Abraham Lincoln was a little-known Illinois legislator when he won election for president 150 years ago. He defeated three other major-party candidates to lead the country through one of its darkest periods and earn a place among history's most beloved presidents. In Year of Meteors: Stephen Douglas, Abraham Lincoln, and the Election That Brought on the Civil War, Le Moyne College history professor Douglas Egerton explores the campaigns, conventions, and caucuses leading up to the 1860 election. U.S. News recently talked to Egerton about the political state of the country as it teetered on the edge of civil war. Excerpts:
Why were their four major candidates?
The Democratic Party, the majority party, . . . couldn't see eye to eye on the question of slavery. Most northern Democrats, represented by Stephen Douglas, were middle-class farmers who were not antislavery but did not want to go west and compete with slave labor or, frankly, be around African-Americans. So the majority party broke up and fielded two candidates. This was great news for the Republicans because they were the minority party. They existed only in the North [and] had a very small presence in western Virginia, in Kentucky. Then John Bell, who represented the one-time-only Constitutional Union Party, appealed to former Whigs who couldn't bring themselves to vote Democratic but also couldn't get on the Republican bandwagon because it seemed too radical, too antislavery.
How did Lincoln pull off his win?
Once the Democrats blew apart, the win was pretty much in the bag. The really clever thing he and his campaign manager David Davis did was the way they got the nomination. Davis, at the Chicago convention, appealed to various delegations to vote for whoever they wanted, including [William] Seward, on the first ballot, but then begged them to vote for his man, Lincoln, on the second. So out of no place comes this person who was not supposed to get the nomination. Seward was calmly waiting in Auburn [N.Y.] for word to arrive that he had the nomination. He got a telegram on the first night of the conference saying: "Your nomination tomorrow for sure." [The next day] the telegram simply said: "Lincoln nominated third ballot." He sat there for about an hour, quietly staring at the telegram, and finally said, "Well, Lincoln is a good man, he'll make a good president."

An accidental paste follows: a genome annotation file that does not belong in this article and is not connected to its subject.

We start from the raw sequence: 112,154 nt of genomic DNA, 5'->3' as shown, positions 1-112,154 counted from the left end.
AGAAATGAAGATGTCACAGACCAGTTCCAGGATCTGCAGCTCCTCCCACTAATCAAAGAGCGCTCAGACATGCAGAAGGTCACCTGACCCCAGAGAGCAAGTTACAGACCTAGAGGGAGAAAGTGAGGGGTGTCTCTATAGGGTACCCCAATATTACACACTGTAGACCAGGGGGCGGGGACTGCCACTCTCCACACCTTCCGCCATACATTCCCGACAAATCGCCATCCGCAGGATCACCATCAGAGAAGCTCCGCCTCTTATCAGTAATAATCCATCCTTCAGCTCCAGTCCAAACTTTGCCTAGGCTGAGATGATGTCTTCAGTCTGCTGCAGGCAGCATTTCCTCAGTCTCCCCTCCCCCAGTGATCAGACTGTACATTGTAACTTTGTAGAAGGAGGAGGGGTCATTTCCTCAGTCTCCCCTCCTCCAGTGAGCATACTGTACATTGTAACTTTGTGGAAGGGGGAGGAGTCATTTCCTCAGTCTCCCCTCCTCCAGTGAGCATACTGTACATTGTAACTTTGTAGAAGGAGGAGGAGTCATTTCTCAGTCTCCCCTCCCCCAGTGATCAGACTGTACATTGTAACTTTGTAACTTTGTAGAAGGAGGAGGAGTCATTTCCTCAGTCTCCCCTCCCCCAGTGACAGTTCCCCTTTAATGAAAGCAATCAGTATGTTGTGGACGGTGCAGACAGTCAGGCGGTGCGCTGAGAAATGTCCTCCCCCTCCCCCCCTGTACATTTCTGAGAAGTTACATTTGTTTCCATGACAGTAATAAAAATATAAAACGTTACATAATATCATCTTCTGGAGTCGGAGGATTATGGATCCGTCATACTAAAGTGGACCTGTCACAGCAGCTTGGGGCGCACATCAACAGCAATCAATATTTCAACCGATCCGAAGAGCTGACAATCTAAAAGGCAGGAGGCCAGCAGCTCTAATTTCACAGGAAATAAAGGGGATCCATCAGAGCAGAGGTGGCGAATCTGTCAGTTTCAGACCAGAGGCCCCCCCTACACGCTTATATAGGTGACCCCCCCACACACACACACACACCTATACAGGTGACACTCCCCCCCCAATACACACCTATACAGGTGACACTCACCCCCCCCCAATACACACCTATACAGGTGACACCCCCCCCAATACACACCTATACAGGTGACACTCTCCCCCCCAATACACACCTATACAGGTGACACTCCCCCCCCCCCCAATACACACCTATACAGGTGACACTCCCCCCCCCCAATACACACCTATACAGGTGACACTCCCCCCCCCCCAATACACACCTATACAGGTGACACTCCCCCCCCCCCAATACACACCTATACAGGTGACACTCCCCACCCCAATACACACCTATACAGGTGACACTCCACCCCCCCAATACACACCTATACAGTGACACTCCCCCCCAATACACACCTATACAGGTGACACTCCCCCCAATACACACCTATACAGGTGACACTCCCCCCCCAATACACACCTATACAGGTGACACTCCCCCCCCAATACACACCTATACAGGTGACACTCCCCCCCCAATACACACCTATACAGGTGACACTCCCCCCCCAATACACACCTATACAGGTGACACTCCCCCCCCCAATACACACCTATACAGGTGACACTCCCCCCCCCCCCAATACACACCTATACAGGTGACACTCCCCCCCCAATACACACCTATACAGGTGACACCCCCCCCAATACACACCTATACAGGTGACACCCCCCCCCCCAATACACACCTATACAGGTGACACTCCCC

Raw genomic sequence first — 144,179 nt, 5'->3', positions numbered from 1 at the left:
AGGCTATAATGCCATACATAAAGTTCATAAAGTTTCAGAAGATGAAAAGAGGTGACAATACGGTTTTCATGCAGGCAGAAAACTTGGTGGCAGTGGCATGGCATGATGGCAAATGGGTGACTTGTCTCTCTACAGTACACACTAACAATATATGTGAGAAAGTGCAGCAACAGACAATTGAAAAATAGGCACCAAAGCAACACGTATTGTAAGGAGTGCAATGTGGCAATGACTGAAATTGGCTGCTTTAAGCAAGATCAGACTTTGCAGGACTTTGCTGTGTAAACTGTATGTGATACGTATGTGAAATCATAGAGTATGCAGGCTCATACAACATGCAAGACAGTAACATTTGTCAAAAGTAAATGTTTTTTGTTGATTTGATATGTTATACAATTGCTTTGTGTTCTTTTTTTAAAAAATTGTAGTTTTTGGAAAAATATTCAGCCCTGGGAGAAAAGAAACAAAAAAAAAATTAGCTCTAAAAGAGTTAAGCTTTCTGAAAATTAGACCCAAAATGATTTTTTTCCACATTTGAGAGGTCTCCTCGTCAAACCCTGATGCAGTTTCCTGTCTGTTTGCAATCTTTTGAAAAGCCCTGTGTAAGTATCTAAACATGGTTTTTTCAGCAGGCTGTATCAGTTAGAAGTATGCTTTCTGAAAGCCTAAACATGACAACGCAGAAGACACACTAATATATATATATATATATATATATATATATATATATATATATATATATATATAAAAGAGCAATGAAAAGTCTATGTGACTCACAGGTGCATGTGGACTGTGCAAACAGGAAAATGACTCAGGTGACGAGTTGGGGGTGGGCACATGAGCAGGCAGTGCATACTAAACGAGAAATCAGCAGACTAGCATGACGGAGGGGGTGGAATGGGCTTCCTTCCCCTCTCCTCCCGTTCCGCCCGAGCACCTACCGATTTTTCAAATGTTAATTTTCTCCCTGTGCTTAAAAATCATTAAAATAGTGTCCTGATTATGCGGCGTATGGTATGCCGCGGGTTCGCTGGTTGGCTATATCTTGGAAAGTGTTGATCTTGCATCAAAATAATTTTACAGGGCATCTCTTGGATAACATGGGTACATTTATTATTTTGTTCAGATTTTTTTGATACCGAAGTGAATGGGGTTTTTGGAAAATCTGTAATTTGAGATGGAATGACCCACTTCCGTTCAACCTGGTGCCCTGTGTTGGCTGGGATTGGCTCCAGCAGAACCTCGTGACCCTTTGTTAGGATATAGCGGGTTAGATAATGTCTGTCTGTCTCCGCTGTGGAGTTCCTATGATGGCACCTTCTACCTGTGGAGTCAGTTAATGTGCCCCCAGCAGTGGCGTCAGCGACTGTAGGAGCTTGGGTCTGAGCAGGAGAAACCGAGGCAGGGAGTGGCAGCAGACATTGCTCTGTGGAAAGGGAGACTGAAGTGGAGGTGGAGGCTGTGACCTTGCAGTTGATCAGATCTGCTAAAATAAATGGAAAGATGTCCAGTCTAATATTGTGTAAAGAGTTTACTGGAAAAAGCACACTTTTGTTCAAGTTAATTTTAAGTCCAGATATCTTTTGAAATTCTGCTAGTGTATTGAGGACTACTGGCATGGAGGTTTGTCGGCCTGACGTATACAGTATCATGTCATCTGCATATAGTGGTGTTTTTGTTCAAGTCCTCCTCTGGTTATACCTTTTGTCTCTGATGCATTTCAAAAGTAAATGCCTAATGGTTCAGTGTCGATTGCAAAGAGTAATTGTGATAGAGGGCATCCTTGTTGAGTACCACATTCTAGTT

Why did this election bring on the Civil War?
What made the election unusual in so many ways was that really important southern Democrats actually wanted their party to lose. So really it was an excuse for them to leave [the Union]. And they believed that secession would be peaceful. One Fire-Eater [pro-slavery extremist] once said, "You could slap a Yankee and he'll sue you, but he won't fight back," and that was their assumption. So actually, on election night when news arrived to Charleston [S.C.] that Lincoln had won, there were celebrations, fireworks, bonfires.
Would it have been different if Douglas had won?
A handful of militant pro-slavery advocates would still have wanted out of the Union, but they would not have been able to bring the masses, who had been terrified by Republicans because of the way they were being depicted in the South.
What can we learn from the 1860 election?
We should be positive about the ability of the government to fix problems. Americans today are very cynical about the government, and certainly that's what we saw in this most recent election with the anti-incumbent, antigovernment approach. Lincoln, of course, again, as a big-government activist, believed that the government had the power to fix things, change the country for the better, and decide policy in a very sort of positive way. I hope Americans would think about the Civil War years and understand that the government is not the problem. The government can be the agency for good and for change. I know that sounds naive, but Lincoln believed it and look at the enormous good he accomplished.
What surprised you in your research?
I often felt like I was reading current newspapers. I was writing the chapter on the Republican convention at about the same time Sen. [Hillary] Clinton was giving up the  race. I had a lot of friends who were very supportive of her campaign. They were very unhappy when this person they'd never heard of got the nomination, and they would say things like "On Election Day, I'm just going to stay home." The correspondence I was reading addressed to Seward said almost the same thing. One person wrote—and these are Republicans—"I'm shocked the person who has the most experience isn't the nominee." In the end, Seward did get on the bandwagon, campaigned for Lincoln in the Midwest, and was rewarded with the State Department. Sometimes history just repeats itself.